> > C is, at heart, a systems programming language. It has to be able to
    > > run without a runtime environment, and often on very small computers.
    > > Adding such features would reduce the usefulness of the language for
    > > many important purposes.

    >
    > Overloading, template function, exception handling will not affect the
    > portability or simplicity of the language. These are mechanisms and not
    > policies. A language should be mechanisms rich and free of any
    > policies. Implementing 'garbage collection' into C could cause an
    > effect on running it in small computers, because 'garbage collection'
    > is a policy.
     
    v4vijayakumar, May 16, 2006
    #13
  14. v4vijayakumar

    CBFalconer Guest

    v4vijayakumar wrote:
    > wrote:
    >
    >> C is, at heart, a systems programming language. It has to be able
    >> to run without a runtime environment, and often on very small
    >> computers. Adding such features would reduce the usefulness of
    >> the language for many important purposes.

    >
    > Overloading, template function, exception handling will not affect
    > the portability or simplicity of the language. These are mechanisms
    > and not policies. A language should be mechanisms rich and free of
    > any policies. Implementing 'garbage collection' into C could cause
    > an effect on running it in small computers, because 'garbage
    > collection' is a policy.


    However allowing for the possible use of these added mechanisms
    will seriously complicate simple code.

    --
    "If you want to post a followup via groups.google.com, don't use
    the broken "Reply" link at the bottom of the article. Click on
    "show options" at the top of the article, then click on the
    "Reply" at the bottom of the article headers." - Keith Thompson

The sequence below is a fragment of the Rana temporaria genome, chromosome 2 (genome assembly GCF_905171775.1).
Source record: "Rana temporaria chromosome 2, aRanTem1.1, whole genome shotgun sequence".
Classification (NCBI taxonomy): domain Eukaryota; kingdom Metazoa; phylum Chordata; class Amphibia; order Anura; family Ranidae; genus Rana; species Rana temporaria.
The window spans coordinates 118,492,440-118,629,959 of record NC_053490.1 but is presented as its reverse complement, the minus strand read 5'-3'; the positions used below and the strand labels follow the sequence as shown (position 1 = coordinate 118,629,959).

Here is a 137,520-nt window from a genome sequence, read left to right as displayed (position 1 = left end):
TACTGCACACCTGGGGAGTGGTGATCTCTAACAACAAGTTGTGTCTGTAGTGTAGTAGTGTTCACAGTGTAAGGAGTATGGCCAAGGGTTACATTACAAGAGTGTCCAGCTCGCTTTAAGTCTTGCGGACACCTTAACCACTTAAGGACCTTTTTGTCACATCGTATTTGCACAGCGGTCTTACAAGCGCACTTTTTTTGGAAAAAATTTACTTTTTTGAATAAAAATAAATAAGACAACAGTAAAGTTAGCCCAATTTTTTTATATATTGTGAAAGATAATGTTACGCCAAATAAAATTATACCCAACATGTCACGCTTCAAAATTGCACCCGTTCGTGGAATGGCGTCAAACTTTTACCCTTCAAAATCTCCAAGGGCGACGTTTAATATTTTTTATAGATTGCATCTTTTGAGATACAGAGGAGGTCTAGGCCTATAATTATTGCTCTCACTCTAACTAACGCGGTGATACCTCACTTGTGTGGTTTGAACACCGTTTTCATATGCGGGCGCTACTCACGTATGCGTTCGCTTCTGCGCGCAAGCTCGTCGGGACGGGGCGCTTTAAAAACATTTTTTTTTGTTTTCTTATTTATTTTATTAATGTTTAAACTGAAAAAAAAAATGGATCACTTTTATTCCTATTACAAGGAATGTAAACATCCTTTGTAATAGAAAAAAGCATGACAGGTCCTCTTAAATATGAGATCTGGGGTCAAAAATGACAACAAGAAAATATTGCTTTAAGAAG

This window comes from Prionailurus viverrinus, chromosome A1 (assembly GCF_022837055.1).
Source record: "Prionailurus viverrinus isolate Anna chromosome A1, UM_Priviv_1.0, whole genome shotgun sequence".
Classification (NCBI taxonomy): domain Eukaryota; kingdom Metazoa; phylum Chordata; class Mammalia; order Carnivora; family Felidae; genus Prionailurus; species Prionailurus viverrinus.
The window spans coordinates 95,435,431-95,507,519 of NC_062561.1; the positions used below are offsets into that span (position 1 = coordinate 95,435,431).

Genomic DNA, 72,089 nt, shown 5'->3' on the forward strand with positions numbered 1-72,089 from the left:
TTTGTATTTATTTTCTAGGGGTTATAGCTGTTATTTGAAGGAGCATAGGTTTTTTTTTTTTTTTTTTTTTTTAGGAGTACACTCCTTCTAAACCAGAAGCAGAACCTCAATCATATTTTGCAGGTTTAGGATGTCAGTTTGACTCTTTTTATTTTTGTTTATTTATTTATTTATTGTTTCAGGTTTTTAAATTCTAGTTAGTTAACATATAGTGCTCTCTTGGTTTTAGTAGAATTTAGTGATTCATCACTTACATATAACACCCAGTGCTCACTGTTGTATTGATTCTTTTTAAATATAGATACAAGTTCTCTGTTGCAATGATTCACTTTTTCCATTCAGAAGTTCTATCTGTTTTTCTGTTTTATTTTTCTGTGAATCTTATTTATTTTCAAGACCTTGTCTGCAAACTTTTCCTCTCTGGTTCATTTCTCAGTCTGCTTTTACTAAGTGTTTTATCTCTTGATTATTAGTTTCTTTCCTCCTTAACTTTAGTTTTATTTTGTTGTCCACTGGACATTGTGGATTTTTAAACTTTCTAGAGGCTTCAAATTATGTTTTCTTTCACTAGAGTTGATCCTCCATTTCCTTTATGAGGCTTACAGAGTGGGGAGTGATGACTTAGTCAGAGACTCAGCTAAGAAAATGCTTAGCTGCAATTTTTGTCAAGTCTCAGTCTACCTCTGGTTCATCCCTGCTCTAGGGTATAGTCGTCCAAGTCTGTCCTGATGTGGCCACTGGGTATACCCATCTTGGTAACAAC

More details at: <http://cfaj.freeshell.org/google/>
    Also see <http://www.safalra.com/special/googlegroupsreply/>
     
    CBFalconer, May 16, 2006
    #14
  15. v4vijayakumar

    jacob navia Guest

    CBFalconer a écrit :
    > v4vijayakumar wrote:
    >
    >> wrote:
    >>
    >>
    >>>C is, at heart, a systems programming language. It has to be able
    >>>to run without a runtime environment, and often on very small
    >>>computers. Adding such features would reduce the usefulness of
    >>>the language for many important purposes.

    >>
    >>Overloading, template function, exception handling will not affect
    >>the portability or simplicity of the language. These are mechanisms
    >>and not policies. A language should be mechanisms rich and free of
    >>any policies. Implementing 'garbage collection' into C could cause
    >>an effect on running it in small computers, because 'garbage
    >>collection' is a policy.

    >
    >
    > However allowing for the possible use of these added mechanisms
    > will seriously complicate simple code.
    >


    How?

    I have explicitely pointed out that this can't affect any existing code.
    You fail to bring any new argument. Just assertions without any proof.
     
    jacob navia, May 16, 2006
    #15
  16. v4vijayakumar

    CBFalconer Guest

    jacob navia wrote:
    > CBFalconer a écrit :
    >> v4vijayakumar wrote:
    >>> wrote:
    >>>
    >>>> C is, at heart, a systems programming language. It has to be able
    >>>> to run without a runtime environment, and often on very small
    >>>> computers. Adding such features would reduce the usefulness of
    >>>> the language for many important purposes.
    >>>
    >>> Overloading, template function, exception handling will not affect
    >>> the portability or simplicity of the language. These are mechanisms
    >>> and not policies. A language should be mechanisms rich and free of
    >>> any policies. Implementing 'garbage collection' into C could cause
    >>> an effect on running it in small computers, because 'garbage
    >>> collection' is a policy.